Of course, if 2020 had a label it would be the “Year of COVID-19,” named after the virus that came out of China and spread rapidly across the planet. This pandemic caused a nearly universal shutdown that brought the world’s economies to a screeching halt. Schools had to recalibrate for distance learning from home, a process that created massive extra work for teachers and found both them and their frustrated, distracted students glued to a computer screen for hours each day. As a teacher, I have to say that distance learning is something I would never choose to do again. In my experience, it has been almost wholly ineffective.

As the year dragged on, government officials mandated rules that we should all stay home, wear masks, keep social distance, and close down most small businesses and religious services. These rules applied to everyone except the government officials themselves and any protesters they agreed with.

While those in the medical field had to deal directly with COVID itself, most of us had to deal more with trying to stay sane. As we followed orders to “stay home,” we were pummeled with endless ads filmed as Zoom calls, and filled with phrases about being “alone together” in “these uncertain/troubling/unprecedented times.” After several thousand such ads, they got pretty old.

The virus also created a new stereotyped group of zombies called “karens,” who considered it their duty to publicly shame, shout down, and even attack anyone not following “the rules” to their satisfaction. Often they recorded their rants on social media to support their noble cause.

Sadly, the most horrific casualty of the pandemic of 2020 has been what was once called “a sense of humor.” One joke about the pandemic, and you’ll be mocked, shamed, and crushed into silence. A few of us are still struggling to keep a sense of humor, but the number is dwindling each day. (Side note: If you take issue with this paragraph because you believe I am belittling the tragedy of the pandemic, then you are afflicted with this malady, and you should seek help. Watching a movie such as “Airplane” or “Blazing Saddles” might be a good antidote.)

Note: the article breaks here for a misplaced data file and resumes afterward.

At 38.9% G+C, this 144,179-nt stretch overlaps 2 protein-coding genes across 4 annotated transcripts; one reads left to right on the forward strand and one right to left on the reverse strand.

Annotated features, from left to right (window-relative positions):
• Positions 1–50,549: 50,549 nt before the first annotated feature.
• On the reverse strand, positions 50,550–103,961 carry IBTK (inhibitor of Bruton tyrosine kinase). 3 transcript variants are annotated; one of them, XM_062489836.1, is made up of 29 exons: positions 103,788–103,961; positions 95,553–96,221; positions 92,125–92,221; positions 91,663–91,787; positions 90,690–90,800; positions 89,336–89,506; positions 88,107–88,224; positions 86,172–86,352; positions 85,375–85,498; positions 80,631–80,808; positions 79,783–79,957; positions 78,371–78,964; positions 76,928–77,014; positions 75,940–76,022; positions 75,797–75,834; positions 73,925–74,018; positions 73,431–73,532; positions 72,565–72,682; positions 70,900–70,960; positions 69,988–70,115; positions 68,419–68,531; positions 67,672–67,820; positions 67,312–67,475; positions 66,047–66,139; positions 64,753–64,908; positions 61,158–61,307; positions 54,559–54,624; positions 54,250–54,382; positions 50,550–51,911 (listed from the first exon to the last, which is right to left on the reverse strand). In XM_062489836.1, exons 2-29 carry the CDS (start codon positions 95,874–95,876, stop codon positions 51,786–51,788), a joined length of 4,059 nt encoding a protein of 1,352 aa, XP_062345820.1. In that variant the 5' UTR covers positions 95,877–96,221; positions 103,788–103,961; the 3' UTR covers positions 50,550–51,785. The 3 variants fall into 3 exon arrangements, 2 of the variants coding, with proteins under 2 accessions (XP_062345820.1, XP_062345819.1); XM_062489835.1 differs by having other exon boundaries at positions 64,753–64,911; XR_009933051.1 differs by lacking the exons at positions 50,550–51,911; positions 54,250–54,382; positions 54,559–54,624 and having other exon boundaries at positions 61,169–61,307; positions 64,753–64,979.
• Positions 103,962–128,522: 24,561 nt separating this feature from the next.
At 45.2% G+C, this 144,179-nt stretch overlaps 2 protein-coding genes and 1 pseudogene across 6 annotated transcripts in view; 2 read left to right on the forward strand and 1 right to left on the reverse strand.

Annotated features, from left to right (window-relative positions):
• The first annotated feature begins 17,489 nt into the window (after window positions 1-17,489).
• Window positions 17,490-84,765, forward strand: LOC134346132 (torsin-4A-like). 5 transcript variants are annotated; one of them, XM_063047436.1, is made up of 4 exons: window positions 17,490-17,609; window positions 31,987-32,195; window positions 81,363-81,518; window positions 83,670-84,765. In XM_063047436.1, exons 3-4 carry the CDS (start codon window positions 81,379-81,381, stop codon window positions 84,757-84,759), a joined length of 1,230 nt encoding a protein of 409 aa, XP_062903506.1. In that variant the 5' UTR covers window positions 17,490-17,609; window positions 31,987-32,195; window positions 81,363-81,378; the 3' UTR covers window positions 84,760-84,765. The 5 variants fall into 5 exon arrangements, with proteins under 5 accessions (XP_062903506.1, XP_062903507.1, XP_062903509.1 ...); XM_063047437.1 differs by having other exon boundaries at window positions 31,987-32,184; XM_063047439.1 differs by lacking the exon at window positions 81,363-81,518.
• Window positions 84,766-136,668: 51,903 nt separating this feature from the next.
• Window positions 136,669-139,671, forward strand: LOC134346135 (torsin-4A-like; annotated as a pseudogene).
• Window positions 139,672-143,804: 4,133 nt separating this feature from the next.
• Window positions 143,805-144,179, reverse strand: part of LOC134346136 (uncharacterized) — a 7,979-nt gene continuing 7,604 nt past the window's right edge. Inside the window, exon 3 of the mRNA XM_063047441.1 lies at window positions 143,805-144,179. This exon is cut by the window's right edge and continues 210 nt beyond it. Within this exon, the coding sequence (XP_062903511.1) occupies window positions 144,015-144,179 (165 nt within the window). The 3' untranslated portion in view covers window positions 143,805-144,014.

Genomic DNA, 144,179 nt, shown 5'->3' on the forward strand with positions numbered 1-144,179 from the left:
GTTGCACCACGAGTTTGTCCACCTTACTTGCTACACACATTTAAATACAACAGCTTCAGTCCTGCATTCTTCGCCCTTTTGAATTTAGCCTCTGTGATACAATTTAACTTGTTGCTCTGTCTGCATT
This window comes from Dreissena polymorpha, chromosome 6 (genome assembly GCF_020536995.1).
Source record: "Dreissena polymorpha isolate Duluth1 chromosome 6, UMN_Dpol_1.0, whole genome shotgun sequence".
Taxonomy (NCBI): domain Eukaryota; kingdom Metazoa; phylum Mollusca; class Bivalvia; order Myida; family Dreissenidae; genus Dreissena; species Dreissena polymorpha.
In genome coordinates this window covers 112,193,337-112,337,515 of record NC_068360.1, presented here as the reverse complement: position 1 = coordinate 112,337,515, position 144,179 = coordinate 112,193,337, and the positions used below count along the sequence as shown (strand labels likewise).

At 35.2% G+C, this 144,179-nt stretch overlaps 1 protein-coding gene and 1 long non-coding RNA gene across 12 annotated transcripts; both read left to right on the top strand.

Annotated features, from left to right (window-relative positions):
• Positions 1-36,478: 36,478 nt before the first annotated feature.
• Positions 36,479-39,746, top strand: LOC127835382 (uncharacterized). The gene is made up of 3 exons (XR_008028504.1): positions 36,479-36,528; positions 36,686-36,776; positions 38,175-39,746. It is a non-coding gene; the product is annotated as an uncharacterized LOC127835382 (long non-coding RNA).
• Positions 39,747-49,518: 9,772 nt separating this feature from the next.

Sarcasm aside, 2020 started out very strange for the whole world, and ended up growing very heavy for me personally.

In late September, after a week of a debilitating headache, fever, and lightheadedness, I tested positive for COVID. This fact led to a week of hospitalization that included one night in ICU. Apparently, I got a side order of pneumonia served up with my COVID. I was so grateful when I got to go home, but the symptoms (fatigue, shortwindedness, severe cough) stayed with me for several more weeks.

Then, while still in recovery, on November 6 I lost my father. I sat at his bedside as he passed from this life to the other side. One moment he was breathing, and the next he wasn’t. Up to that point, even after being in ICU with COVID, I had still been able to chuckle a bit over the surrealness of 2020. But after this loss, the whole of 2020 turned very heavy for me. The combination of COVID uncertainties and the loss of Dad was almost too much to bear.